I’m taking a trip around Washington State this summer that is going to take me right through the Yakama Indian Reservation. I want to stop and check it out, but I don’t know anything about it (or about Indian reservations in general), so I wanted to ask the experts. What tips do you have for visiting the Yakama Indian Reservation?
In Washington State, on the east side of the beautiful Cascades Mountains and in the southern portion of the state, lies the Yakama Indian Reservation. The reservation is home to–and run by–the Confederated Tribes and Bands of the Yakama Nation, an Indian nation comprising the Klikitat, Palus, Wallawalla, Wanapam, Wenatchi, Wishram, and Yakama peoples. You’ll be more than welcome there, but there are some simple etiquette rules to keep in mind as you appreciate the place and its history.
First, let’s talk a bit about why the Yakama Indian Reservation exists at all. As you no doubt already know, colonizers did not find North America empty when they arrived. Indigenous peoples already lived in what is now the United States. The clash of cultures played out in different ways in various areas, but the history is, for the most part, shameful for the colonizing powers. Native American tribes were driven from their land and pushed westward. A series of treaties and laws carved out spaces for the surviving tribes within the United States. Many such treaties were later broken, but there remain modern reservations, which are run by tribes. The federal government retains a role, but reservations do not answer to the states that they lie within.
The Yakama Indian Reservation traces its history to 1855, when the governor of Washington (which was then a territory, not a state) signed a treaty with representatives of the Yakama tribe. However, the representatives’ ability to bargain on behalf of the whole tribe was far from clear. Three years of war followed, but the forces of the United States won, and the Yakama Indian Reservation that the treaty created became home for the Yakama nation.
The unfairness was not at an end. The Northern Paiutes of Nevada, having lost a war of their own, were later pushed onto the same reservation for a time. To this day, reservations like the Yakama Indian Reservation face economic issues and other problems that are more severe than those found outside of the reservation system.
Today, the Yakama people live in peace on the Yakama Indian Reservation, which is a place of remarkable natural beauty.
When non-natives visit Indian reservations, they are guests on land that is run by an Indian tribe. The reservations exist thanks to a difficult history, and it is important to respect them now.
Lucky for us, respect and etiquette on Indian reservations is simple and rooted in common sense. Here’s what you need to know.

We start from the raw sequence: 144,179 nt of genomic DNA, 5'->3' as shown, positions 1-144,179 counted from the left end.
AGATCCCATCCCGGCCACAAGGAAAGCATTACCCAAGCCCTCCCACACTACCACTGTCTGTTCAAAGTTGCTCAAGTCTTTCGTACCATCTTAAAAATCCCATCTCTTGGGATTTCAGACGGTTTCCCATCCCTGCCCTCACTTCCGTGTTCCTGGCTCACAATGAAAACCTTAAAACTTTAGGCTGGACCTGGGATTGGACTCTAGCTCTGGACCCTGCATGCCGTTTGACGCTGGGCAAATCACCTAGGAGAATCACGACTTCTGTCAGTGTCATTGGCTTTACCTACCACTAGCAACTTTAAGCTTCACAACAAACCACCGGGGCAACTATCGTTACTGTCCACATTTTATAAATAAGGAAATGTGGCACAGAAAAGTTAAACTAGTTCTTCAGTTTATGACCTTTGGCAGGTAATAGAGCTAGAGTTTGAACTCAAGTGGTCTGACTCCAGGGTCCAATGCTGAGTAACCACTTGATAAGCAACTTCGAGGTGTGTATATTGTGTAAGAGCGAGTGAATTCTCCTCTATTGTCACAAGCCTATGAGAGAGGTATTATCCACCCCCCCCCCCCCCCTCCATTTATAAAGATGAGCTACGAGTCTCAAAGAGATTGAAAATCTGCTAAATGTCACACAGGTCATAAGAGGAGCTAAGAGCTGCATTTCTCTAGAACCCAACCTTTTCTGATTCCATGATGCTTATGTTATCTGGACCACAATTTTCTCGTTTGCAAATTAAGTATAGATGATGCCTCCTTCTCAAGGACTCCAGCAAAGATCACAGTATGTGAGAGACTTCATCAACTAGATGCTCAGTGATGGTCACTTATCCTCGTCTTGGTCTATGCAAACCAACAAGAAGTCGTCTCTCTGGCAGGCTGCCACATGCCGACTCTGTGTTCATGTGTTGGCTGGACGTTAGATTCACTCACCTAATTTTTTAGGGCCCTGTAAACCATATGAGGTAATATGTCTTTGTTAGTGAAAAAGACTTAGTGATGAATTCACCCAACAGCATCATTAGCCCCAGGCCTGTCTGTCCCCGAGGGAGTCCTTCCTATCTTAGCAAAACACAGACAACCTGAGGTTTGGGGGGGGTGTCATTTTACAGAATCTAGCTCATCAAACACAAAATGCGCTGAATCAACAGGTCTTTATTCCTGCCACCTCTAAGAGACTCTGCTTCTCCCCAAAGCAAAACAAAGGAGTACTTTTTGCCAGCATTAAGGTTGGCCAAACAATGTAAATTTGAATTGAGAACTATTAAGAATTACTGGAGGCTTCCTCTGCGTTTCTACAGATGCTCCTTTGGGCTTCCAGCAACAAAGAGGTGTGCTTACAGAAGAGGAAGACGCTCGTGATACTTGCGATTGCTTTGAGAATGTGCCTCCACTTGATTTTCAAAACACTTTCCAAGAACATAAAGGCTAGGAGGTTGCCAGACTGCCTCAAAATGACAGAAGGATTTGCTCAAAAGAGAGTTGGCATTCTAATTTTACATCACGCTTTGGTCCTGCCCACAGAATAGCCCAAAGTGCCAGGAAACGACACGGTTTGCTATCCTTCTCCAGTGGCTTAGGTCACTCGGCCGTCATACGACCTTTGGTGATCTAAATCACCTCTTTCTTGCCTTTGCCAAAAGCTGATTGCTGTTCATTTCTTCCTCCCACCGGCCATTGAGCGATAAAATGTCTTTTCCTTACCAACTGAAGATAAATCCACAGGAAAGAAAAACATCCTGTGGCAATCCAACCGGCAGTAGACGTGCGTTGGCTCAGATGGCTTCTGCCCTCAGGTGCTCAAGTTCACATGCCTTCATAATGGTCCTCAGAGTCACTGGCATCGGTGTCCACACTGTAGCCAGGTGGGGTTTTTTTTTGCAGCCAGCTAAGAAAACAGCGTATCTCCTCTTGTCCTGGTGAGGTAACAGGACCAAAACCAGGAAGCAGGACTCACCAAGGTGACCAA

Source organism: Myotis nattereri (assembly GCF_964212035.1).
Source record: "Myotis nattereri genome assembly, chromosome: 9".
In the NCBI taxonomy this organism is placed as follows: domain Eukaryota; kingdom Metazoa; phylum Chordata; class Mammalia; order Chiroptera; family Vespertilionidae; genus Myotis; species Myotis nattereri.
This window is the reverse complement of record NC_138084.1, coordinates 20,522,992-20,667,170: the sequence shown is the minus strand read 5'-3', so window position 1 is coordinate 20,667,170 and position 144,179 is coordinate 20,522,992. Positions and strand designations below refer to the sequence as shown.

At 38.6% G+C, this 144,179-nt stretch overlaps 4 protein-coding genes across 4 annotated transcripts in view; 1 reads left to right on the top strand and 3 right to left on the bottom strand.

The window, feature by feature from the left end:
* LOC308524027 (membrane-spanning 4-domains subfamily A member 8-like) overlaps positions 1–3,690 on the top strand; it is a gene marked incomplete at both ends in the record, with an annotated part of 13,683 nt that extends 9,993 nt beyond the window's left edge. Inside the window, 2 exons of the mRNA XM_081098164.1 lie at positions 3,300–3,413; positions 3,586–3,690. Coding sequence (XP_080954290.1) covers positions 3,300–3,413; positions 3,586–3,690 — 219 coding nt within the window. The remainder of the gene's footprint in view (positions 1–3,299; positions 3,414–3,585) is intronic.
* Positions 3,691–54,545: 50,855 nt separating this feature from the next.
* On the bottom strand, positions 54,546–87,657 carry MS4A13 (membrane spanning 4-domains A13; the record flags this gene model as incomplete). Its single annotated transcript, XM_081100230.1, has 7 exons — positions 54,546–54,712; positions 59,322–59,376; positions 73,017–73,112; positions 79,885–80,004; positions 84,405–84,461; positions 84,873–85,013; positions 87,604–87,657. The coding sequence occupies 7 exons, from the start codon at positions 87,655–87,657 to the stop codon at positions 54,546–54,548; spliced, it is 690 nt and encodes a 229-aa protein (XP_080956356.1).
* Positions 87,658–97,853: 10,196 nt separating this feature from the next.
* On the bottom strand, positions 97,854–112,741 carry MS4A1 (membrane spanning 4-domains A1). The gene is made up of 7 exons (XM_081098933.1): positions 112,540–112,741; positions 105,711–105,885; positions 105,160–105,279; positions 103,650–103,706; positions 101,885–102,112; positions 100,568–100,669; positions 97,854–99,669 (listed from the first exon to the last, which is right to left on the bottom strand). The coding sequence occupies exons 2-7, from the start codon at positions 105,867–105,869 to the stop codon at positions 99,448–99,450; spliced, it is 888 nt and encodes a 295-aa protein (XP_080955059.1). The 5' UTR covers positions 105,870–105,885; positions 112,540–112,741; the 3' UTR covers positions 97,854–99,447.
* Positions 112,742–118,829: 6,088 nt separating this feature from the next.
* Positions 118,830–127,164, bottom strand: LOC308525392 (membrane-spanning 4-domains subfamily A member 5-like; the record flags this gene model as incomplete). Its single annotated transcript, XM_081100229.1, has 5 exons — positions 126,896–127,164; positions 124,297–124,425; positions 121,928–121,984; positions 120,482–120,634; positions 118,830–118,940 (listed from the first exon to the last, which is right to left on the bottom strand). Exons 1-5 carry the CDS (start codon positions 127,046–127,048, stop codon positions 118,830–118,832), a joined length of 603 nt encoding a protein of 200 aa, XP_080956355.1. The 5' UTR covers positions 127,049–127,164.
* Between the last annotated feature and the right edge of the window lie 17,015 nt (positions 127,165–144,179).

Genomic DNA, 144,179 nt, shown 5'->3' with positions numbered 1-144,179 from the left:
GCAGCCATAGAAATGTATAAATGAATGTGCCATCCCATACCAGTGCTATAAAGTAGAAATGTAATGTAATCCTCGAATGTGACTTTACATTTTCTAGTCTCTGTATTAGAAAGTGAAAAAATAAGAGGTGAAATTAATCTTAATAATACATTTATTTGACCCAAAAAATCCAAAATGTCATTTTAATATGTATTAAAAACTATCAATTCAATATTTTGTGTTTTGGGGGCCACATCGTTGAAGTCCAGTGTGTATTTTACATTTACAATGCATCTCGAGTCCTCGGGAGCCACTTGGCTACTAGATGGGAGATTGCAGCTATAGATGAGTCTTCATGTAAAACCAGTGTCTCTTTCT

When visiting, treat important sites–such as burial grounds or religious sites–with respect. Joking and playing around on sites like burial grounds is, of course, rude in almost any culture. Keep quiet and behave in a serious way around important sites.
Be mindful of your photography, too. The culture and people that you’ll encounter on an Indian reservation are alive, normal, and everyday for the place; don’t treat people like tourist attractions and snap photos of people and activities without permission. If you feel you must have a photo, ask; better yet, encounter the culture on a personal level and save the camera for wildlife and nature photography.
In personal interactions, become a learner. Listen more than you talk, behave in a respectful manner, and defer to the people that are sharing their culture with you; elders in particular, who have a special place in Yakama society (as is the case with many tribes). Prepare to address individuals and the Yakama people in the way they prefer. “Indians” (or “American Indians”) works for many, but “Native” is always safe, and using the name of the specific tribe or people that an individual identifies with is often preferred.
Simple politeness and respect will get you far on the Yakama Indian Reservation, so enjoy your time there! Spend some time–and some money, too, say pros who run AT&T stores in Washington. Tribal lands have businesses and economies, too, so there’s no need to treat this like a camping trip. If you conduct yourself well and with a polite demeanor, you should find that wonderful things exist for you to discover as you connect with your Yakama hosts.
“Things catch your eye, but pursue only those that capture your heart.” – Ancient Indian Proverb